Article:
Outside of the major tourist areas and streets, this does not happen.
Cafes you’ll also find in the tourist areas are ‘Animal Cafes’ from Owls to Pengiuns. This is why you should avoid animal cafes in Japan due to obvious ethical reasons, and they are also expensive to enter and eat and drink at so this is even more of a reason to avoid them.
Get Coffee from the Vending Machines.
If you’re a coffee addict don’t get your coffee from Starbucks and the other coffee chains in Japan. Instead, use the vending machines that are literally all over the Country!
They offer a range of drinks including all sorts of Coffee’s and Tea’s and they even have Hot Tea’s and Coffee’s which is great if you’re in Japan in the Winter and need warming up.
Not only are the vending machine Coffee’s half the price of Coffee Shop Coffee’s but it’s fun using the machines too!
Consider the Tax or Look for Tax-Free Shops.
I was surprised to find that a lot of the prices shown in Japan do not include tax which as I said above can really make you end up spending more money than you thought.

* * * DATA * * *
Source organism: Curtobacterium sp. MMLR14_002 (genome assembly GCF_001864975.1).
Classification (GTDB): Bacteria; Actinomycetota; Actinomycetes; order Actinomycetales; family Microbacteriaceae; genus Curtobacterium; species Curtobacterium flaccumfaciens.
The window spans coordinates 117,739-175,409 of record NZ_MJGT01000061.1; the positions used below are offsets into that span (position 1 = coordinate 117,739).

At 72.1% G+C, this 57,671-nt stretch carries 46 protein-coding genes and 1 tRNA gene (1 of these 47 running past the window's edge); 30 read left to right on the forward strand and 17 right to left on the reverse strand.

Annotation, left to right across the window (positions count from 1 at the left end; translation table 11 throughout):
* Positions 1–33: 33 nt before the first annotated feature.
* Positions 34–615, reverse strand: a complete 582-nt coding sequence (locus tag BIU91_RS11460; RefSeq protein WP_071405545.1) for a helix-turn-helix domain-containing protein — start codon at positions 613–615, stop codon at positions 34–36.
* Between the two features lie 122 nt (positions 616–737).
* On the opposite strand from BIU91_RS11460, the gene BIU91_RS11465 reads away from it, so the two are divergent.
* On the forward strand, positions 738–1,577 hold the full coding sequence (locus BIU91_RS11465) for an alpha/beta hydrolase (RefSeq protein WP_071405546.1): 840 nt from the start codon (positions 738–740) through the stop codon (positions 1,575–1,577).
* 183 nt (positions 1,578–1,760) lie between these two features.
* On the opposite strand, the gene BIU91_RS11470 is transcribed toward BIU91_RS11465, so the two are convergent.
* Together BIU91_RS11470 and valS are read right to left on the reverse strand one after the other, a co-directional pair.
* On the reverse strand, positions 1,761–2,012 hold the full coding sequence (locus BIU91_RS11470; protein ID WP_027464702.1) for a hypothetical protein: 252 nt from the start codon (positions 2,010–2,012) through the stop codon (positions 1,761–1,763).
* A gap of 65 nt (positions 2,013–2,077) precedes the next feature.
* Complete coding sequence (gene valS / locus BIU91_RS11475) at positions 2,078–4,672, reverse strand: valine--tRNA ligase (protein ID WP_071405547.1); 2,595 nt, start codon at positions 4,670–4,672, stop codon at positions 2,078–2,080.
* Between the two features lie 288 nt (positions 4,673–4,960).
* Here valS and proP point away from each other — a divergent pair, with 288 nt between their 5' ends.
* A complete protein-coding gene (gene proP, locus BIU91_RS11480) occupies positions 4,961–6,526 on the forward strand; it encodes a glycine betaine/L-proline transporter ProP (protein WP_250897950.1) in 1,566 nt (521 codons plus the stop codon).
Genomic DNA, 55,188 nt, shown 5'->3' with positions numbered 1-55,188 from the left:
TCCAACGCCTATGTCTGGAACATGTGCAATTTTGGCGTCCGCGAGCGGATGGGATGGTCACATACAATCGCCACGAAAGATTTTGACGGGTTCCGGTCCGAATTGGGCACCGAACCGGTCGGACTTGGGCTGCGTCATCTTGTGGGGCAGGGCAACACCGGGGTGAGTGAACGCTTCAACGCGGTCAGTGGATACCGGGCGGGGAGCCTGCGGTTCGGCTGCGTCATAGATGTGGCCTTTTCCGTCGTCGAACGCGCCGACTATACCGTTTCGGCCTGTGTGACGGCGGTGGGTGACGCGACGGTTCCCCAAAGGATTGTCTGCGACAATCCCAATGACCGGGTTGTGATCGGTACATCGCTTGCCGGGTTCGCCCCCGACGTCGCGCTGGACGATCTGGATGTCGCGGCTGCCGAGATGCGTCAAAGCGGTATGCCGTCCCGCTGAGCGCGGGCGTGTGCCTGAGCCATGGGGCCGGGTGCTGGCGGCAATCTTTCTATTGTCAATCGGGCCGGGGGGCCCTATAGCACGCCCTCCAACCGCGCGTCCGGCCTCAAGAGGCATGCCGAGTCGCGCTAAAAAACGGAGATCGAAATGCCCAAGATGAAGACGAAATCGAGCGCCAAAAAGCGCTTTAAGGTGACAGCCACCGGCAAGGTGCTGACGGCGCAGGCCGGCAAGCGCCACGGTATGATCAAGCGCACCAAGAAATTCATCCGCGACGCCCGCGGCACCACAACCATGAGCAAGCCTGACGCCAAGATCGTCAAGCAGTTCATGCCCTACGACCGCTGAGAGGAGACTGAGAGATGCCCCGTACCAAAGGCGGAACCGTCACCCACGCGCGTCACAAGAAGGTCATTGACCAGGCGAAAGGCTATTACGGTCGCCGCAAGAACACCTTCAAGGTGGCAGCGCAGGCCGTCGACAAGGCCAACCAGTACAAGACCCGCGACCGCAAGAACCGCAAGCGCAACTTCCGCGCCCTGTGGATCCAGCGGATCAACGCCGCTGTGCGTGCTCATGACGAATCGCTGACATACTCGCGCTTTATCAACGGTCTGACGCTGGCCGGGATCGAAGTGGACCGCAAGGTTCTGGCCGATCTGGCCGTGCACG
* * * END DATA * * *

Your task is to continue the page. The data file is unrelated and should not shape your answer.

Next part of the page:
Always look to see if tax is included or not to help you work out the final price, and look for tax-free shops!
Look out for Free Things To Do in Japan.
As with all country and cities, Japan has plenty of activities you need to pay for but I found a number of really good free things to do in Japan as well as exploring the parks and cool neighbourhoods which can take you days to do and is completely free!
Have a look at my post – Free Things To Do in Japan’s Most Popular Cities for more info!